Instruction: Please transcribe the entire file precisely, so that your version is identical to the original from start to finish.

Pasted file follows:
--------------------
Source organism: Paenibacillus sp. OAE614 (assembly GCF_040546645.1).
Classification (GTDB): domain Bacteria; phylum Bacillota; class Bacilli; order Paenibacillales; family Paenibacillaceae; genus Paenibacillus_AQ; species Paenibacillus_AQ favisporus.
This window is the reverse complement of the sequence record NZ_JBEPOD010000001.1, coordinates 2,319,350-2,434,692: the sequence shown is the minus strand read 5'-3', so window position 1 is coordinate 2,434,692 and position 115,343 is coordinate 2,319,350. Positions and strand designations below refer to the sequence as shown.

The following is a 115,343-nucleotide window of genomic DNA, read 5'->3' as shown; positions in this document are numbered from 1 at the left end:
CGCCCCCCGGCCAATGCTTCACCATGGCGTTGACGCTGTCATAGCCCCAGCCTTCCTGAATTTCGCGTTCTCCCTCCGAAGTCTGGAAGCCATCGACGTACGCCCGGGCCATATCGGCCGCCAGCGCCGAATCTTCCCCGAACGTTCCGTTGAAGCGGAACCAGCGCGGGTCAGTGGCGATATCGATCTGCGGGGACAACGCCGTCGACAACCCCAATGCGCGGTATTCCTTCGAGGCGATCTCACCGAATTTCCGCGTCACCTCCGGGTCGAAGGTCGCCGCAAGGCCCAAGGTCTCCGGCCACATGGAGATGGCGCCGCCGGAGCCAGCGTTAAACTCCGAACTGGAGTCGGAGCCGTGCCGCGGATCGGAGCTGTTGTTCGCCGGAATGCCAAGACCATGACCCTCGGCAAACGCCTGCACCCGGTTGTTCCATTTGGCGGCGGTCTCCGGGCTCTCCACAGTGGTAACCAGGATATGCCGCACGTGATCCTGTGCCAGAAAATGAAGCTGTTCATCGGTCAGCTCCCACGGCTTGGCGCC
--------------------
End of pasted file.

Source organism: Paenibacillus sp. OAE614 (assembly GCF_040546645.1).
Classification (GTDB): domain Bacteria; phylum Bacillota; class Bacilli; order Paenibacillales; family Paenibacillaceae; genus Paenibacillus_AQ; species Paenibacillus_AQ favisporus.
This window is the reverse complement of the sequence record NZ_JBEPOD010000001.1, coordinates 2,319,350-2,434,692: the sequence shown is the minus strand read 5'-3', so window position 1 is coordinate 2,434,692 and position 115,343 is coordinate 2,319,350. Positions and strand designations below refer to the sequence as shown.

The following is a 115,343-nucleotide window of genomic DNA, read 5'->3' as shown; positions in this document are numbered from 1 at the left end:
CGCCCCCCGGCCAATGCTTCACCATGGCGTTGACGCTGTCATAGCCCCAGCCTTCCTGAATTTCGCGTTCTCCCTCCGAAGTCTGGAAGCCATCGACGTACGCCCGGGCCATATCGGCCGCCAGCGCCGAATCTTCCCCGAACGTTCCGTTGAAGCGGAACCAGCGCGGGTCAGTGGCGATATCGATCTGCGGGGACAACGCCGTCGACAACCCCAATGCGCGGTATTCCTTCGAGGCGATCTCACCGAATTTCCGCGTCACCTCCGGGTCGAAGGTCGCCGCAAGGCCCAAGGTCTCCGGCCACATGGAGATGGCGCCGCCGGAGCCAGCGTTAAACTCCGAACTGGAGTCGGAGCCGTGCCGCGGATCGGAGCTGTTGTTCGCCGGAATGCCAAGACCATGACCCTCGGCAAACGCCTGCACCCGGTTGTTCCATTTGGCGGCGGTCTCCGGGCTCTCCACAGTGGTAACCAGGATATGCCGCACGTGATCCTGTGCCAGAAAATGAAGCTGTTCATCGGTCAGCTCCCACGGCTTGGCGCC